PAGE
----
Amadeus and Points.com partner to scale loyalty tech for airlines
Amadeus’s and Points.com’s systems are cloud-based which, when synched, can offer real-time data updates and backups more consistently than the on-premise data centers still used by many airlines.
Sometimes a small deal underscores a big trend. That’s the case with Thursday’s news that Amadeus, the travel tech colossus, and Points International, a provider of tools for travel loyalty programs, have signed a commercial and technical deal to sync their airline loyalty systems.
For Points, based in Toronto, this deal is a coup. Points will be able to piggyback on Amadeus’s broad customer list to sign up more airlines to its tools for servicing frequent flier programs.
Points International has relationships in place with more than 60 loyalty programs worldwide, with the majority of them being airline programs. Amadeus has more than 80 airline customers — roughly double the number of summer 2017 —using a selection of its Amadeus Loyalty Management and Awards services.
For Amadeus, based in Madrid, this integration is just one of many it has done with much smaller partners. That said, the deal bolsters its loyalty and redemption servicing tools, which Amadeus has been offering since its 2013 acquisition of the customer relationship management unit of tech provider Hitit.
Indirect benefits for flyers
For consumers, the deal between the public companies may eventually help airlines offer easier ways for frequent fliers to earn and burn their miles.
“Historically, airlines have a patchwork of systems, and that can lead to pain points where, say, a passenger might not see their points arrive in their accounts for three days after a trip,” said Dominic Matthews, head of loyalty, airlines, at Amadeus.
“We can avoid consumer frustration by implementing real-time data exchanges,” Matthews said. “In the first quarter of next year, our engineers from both teams will scope out how to streamline integrations.”
Amadeus’s and Points.com’s systems are cloud-based which, when synched, can offer real-time data updates and backups more consistently than the on-premise data centers still used by many airlines, the companies said.
Competition heats up
Rival vendors include loyalty management systems from Oracle’s Siebel and Comarch, who also offer cloud-based systems.
The nuanced point is that airline IT is becoming a hotbed of investment and software development. Airline adoption of the cloud is driving the trend. Internet-based systems communicate using more flexible methods of data exchange than former on-premise data centers. This new reality has encouraged more non-traditional airline IT players to offer services in a dynamic that has sparked innovation and competition.
Marketers may want to promote a product, such as an opportunity to receive a bonus for a particular type of travel, by providing different awards based on which tier a flyer belongs in their programs, such as platinum or gold.
Airline IT becomes the “IT” girl
The deal highlights the rising importance of airline passenger services systems and related software applications loosely described as “airline IT.” To an extent, these systems are taking over some of the selling work that used to be the mainstay of so-called “distribution” tech systems.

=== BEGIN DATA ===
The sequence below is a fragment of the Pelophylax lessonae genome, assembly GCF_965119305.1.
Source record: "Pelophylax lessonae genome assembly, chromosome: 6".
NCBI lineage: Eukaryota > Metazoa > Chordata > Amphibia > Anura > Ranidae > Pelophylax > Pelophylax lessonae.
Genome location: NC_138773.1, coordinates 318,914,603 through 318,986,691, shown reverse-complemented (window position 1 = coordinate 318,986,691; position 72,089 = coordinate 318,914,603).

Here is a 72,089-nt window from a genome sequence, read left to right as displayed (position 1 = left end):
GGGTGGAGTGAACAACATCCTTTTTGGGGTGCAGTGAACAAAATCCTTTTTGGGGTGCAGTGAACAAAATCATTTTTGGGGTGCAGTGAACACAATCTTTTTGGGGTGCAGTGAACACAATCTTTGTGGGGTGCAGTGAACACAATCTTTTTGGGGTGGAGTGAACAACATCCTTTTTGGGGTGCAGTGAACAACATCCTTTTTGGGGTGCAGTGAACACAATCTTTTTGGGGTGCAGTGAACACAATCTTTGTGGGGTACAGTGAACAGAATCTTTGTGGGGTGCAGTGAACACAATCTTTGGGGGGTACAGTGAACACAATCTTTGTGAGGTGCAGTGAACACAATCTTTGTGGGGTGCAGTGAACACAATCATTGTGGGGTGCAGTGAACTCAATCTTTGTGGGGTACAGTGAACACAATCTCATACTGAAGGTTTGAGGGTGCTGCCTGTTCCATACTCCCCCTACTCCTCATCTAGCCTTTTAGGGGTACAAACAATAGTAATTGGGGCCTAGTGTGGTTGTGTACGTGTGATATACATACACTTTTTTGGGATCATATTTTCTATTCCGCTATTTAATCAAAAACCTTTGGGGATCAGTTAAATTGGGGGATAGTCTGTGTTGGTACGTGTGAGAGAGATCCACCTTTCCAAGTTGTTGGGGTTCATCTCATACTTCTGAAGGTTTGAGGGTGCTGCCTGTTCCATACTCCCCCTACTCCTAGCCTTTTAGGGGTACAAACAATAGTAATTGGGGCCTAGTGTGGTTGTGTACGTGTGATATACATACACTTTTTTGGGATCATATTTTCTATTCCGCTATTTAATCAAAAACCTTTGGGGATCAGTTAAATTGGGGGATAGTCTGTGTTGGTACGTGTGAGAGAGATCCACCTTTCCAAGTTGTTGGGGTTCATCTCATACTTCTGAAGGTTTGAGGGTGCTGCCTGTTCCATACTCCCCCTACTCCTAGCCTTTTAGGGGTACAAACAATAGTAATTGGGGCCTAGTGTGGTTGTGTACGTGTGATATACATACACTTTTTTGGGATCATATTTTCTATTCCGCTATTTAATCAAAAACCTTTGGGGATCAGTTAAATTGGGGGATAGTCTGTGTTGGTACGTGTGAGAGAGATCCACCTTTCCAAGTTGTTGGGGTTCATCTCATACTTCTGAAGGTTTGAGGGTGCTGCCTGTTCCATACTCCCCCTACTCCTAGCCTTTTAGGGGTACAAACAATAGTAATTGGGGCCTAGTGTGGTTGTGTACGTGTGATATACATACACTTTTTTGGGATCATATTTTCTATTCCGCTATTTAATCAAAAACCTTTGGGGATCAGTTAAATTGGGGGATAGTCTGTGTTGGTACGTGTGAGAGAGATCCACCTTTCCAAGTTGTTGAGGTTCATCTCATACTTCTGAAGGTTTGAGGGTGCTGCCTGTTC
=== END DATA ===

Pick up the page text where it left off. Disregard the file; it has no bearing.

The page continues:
Another side of the sales puzzle, however, has been the growing prominence of airline operational systems.
Airlines need IT systems for services such as revenue management, the accounting of passenger sales revenues, and loyalty program management and servicing. These systems all have an impact on airline sales efforts but happen in a different part of their so-called tech stack.
To be sure, both airline IT and distribution systems will continue to work in concert. They both help airlines sell better.
However, the growing sophistication of airline IT systems means that, when airline executives want to boost their selling games, they’re turning to these systems first to implement changes because they can instantly test the results directly on their mobile apps and other direct channels.
Until now, Amadeus and Points offered separate loyalty systems to airlines. Points would often offer its tech wares to an airline only to discover that the airline was already using some different but related loyalty solutions from Amadeus.
In that case, Points would have to go through a back-and-forth between its team and the airline IT department to complete the integration, said Christopher Barnard, president of Points.
The new integration between Points and Amadeus means that work has already been done in advance, so to speak.
Airlines that haven’t used either one will now have a one-stop process to add tools from both Amadeus and Points without having to split the work into phased commercial and technical talks.
On Thursday, Amadeus and Points talked about immediate opportunities. It’s easy to imagine future ones, though.
Amadeus could look at addition synergies between the two companies’ product suites. It might also look one day at offering the advanced loyalty services beyond the users of its Altea suite of passenger service system to also include the primarily low-cost carriers that use its passenger service system Navitaire whose loyalty management tools are rudimentary today.
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